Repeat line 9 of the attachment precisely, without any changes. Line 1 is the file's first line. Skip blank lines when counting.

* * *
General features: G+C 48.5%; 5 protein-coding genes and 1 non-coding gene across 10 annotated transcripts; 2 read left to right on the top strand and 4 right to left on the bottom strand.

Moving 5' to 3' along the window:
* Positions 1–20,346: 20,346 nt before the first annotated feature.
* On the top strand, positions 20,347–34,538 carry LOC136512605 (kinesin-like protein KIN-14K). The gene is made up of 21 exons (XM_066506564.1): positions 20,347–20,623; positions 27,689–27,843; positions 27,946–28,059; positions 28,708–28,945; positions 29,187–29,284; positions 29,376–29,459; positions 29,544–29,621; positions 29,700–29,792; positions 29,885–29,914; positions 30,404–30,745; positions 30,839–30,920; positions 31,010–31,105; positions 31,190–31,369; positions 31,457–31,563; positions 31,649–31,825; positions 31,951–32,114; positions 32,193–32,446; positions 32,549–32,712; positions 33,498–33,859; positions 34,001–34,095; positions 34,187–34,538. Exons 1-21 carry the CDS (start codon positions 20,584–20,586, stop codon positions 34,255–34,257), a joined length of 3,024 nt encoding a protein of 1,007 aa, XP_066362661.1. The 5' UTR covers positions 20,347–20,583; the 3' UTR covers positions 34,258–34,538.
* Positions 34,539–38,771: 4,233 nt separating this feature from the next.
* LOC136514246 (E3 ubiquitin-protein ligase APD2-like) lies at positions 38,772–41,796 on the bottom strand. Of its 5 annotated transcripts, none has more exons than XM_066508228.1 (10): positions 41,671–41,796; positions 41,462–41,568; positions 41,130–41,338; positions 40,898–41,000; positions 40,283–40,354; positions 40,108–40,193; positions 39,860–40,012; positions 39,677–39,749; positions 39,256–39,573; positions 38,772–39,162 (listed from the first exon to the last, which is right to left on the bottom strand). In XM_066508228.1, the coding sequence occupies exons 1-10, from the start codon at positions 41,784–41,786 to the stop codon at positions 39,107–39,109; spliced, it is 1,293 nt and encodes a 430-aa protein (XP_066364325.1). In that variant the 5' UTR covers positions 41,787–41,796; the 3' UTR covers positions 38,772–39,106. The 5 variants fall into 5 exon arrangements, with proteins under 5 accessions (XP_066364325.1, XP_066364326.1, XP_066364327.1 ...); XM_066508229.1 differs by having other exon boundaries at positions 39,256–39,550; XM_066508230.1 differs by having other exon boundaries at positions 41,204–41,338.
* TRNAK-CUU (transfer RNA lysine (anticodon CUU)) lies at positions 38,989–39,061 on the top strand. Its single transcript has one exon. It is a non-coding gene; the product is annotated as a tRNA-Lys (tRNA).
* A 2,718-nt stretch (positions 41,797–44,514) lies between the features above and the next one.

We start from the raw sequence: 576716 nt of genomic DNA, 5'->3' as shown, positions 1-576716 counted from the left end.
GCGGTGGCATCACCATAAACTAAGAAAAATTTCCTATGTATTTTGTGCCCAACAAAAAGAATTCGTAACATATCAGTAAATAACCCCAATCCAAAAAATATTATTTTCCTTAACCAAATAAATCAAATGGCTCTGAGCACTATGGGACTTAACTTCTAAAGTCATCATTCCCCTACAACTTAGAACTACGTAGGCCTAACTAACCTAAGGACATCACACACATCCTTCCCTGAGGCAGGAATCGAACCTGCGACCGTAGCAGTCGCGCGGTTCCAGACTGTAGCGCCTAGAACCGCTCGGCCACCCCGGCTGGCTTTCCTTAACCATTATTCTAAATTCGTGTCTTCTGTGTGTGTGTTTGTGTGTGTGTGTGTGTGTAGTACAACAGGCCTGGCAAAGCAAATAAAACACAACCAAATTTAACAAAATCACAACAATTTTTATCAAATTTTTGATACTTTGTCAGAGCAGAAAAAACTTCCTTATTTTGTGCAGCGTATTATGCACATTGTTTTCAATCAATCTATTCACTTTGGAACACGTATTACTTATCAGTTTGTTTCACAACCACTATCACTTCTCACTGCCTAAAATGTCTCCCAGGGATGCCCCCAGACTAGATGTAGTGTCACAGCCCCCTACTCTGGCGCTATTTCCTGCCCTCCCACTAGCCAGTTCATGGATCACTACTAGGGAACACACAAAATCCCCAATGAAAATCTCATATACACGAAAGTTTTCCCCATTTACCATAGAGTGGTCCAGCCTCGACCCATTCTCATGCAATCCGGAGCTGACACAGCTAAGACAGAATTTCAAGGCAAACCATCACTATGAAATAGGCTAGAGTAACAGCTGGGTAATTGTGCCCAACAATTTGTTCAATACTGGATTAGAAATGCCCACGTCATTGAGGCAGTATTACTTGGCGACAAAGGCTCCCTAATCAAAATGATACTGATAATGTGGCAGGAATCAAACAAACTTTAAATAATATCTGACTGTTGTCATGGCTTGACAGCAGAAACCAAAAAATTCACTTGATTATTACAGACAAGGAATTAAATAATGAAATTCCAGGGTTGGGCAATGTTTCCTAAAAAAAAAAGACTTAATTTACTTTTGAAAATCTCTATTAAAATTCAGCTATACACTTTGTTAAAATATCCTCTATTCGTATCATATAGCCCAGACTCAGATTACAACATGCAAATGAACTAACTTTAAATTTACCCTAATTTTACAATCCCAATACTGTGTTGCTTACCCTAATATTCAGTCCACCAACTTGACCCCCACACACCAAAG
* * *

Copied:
We start from the raw sequence: 576716 nt of genomic DNA, 5'->3' as shown, positions 1-576716 counted from the left end.